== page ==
Coach K sends message to struggling Rasheed Sulaimon by benching him

The longer sophomore guard Rasheed Sulaimon remained on the bench during Duke's win over Michigan on Tuesday night, the more questions arose about his status.

Did Sulaimon suffer an undisclosed injury during practice? Was he being punished for breaking any rules? Is he just in Mike Krzyzewski's doghouse?

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Krzyzewski didn't go into much detail after Tuesday's game about why Sulaimon didn't play a minute, but his brief explanation makes it clear he intended to send a message to the struggling sophomore. Said Krzyzewski when reporters in Durham asked him about Sulaimon, "He has to play better than the guys who played tonight."

Spending an entire game on the bench is the culmination of a stunningly poor start to the season for a player who started every game for Duke as a freshman and was expected to be one of the team's best players this season.

Sulaimon has been lackadaisical on defense at times, has averaged 4.5 points per game less than he did a year ago and has shot only 36.2 percent from the floor. In the four games prior to Tuesday night, he sank only 3 of the 20 shots he attempted.

Though balky knees and sagging confidence certainly appear to have affected Sulaimon so far this season, another factor is that he simply doesn't fit as well with this year's roster as he did a year ago. Jabari Parker and Rodney Hood now provide the slashing ability from the wing that Sulaimon delivered last season, and the Blue Devils need elite shooters and tough defenders around them more than they need another wing who can attack the rim.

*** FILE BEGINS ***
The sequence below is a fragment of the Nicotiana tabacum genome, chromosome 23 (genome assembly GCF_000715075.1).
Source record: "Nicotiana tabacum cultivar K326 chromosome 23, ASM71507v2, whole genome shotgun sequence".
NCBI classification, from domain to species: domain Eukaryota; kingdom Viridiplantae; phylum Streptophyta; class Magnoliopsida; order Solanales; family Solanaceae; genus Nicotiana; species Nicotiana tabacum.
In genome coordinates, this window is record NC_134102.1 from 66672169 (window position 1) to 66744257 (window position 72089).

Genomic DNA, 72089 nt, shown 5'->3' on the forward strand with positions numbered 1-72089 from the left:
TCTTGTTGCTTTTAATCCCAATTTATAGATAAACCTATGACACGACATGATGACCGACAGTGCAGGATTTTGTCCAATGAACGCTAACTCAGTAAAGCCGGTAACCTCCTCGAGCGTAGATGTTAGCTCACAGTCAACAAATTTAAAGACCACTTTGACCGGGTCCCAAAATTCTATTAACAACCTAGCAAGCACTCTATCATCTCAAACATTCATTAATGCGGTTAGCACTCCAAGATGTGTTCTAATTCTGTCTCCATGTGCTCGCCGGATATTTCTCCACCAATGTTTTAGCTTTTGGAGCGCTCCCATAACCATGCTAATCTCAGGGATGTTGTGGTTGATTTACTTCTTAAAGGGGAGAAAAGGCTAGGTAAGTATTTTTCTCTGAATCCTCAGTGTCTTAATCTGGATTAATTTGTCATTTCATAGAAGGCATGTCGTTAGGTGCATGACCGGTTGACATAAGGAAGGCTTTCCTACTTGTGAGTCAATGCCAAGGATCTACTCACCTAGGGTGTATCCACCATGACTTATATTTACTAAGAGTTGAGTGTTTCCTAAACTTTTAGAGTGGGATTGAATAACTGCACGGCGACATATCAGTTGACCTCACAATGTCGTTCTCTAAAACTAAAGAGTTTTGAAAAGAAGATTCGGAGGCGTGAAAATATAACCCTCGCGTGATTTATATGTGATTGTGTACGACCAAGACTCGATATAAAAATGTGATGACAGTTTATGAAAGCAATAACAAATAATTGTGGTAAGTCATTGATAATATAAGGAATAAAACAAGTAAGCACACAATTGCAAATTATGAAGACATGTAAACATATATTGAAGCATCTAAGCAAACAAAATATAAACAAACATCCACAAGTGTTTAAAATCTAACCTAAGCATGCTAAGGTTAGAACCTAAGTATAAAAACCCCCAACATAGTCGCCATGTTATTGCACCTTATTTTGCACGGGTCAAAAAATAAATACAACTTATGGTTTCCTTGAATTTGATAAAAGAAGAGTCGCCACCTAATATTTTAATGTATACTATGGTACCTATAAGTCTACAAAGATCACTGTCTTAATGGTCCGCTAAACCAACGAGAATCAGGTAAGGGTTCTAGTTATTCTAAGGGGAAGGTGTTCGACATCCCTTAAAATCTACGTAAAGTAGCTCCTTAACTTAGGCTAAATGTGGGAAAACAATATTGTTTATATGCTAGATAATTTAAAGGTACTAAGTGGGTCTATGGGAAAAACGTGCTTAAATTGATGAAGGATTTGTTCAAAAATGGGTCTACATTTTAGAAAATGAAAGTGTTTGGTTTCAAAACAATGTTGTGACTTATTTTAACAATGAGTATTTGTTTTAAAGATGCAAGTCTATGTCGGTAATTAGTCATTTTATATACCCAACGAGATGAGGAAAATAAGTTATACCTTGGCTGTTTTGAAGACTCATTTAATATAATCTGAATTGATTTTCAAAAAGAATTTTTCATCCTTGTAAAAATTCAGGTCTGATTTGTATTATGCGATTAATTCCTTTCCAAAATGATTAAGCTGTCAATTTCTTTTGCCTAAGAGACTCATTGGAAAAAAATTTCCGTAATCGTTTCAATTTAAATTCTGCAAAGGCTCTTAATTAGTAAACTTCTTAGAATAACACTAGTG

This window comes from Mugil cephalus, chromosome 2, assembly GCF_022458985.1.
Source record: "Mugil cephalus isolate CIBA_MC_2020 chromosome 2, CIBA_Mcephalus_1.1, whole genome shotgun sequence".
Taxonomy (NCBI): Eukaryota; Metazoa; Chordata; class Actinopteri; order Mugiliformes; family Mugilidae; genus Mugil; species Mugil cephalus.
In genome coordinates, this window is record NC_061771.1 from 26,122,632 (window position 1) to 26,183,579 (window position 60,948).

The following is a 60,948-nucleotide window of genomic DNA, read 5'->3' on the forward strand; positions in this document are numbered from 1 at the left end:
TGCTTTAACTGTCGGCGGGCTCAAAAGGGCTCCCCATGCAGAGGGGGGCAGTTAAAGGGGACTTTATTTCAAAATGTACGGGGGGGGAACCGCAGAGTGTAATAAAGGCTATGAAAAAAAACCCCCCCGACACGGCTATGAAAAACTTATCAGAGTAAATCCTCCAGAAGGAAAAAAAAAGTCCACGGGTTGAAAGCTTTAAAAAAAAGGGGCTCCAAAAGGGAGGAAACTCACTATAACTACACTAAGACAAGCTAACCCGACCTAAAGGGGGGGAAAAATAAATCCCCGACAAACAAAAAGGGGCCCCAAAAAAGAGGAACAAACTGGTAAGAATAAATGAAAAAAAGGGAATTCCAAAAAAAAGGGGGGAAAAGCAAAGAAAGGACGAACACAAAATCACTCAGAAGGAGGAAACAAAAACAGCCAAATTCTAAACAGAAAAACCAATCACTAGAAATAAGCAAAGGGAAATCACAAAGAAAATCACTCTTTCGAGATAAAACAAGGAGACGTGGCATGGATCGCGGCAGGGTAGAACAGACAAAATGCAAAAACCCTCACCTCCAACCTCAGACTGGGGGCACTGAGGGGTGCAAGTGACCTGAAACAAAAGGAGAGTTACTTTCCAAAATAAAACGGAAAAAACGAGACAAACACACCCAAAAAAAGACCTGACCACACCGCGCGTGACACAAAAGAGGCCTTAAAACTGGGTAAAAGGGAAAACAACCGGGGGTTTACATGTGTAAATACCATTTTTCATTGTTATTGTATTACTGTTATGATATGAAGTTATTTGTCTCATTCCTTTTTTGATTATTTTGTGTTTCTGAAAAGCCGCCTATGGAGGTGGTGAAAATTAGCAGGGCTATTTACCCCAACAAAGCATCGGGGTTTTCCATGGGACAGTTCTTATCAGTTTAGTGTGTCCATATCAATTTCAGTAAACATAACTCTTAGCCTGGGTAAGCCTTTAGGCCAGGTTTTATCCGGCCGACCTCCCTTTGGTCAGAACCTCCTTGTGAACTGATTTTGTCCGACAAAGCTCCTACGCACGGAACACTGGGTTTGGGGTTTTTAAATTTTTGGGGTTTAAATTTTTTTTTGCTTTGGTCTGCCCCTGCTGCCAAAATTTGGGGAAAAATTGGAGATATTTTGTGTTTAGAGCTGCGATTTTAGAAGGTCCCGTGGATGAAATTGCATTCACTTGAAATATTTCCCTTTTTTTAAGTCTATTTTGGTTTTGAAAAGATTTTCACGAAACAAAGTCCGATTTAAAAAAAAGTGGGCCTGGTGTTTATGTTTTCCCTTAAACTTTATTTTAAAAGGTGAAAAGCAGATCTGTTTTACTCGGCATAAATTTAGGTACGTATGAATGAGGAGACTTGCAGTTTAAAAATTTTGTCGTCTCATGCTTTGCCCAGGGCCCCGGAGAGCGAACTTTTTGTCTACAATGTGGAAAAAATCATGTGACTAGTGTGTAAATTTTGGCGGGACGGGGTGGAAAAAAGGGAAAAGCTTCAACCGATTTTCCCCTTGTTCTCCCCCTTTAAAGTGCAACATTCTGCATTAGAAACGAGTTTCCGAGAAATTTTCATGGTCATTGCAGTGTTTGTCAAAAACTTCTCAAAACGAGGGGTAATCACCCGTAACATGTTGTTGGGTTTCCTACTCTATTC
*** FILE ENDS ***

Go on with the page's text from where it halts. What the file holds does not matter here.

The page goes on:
The good news for Duke is shooting guard is by far the team's deepest position. If Sulaimon doesn't respond well to his benching or can't emerge from his early-season funk, Andre Dawkins is available to provide outside shooting, Tyler Thornton can bring defense and energy and freshman Matt Jones offers a little bit of both.

Thornton and Jones were masterful in denying the ball to Michigan star Nik Stauskas on Tuesday night, while Dawkins came off the bench to bury a pair of key second-half threes as the Wolverines were mounting a mini-rally.

Sulaimon, meanwhile, watched it all from the bench, an unlikely spot to be in for a guy of his talent. Perhaps it will be a motivational tool for him to make sure he never has to take another DNP in the box score again.

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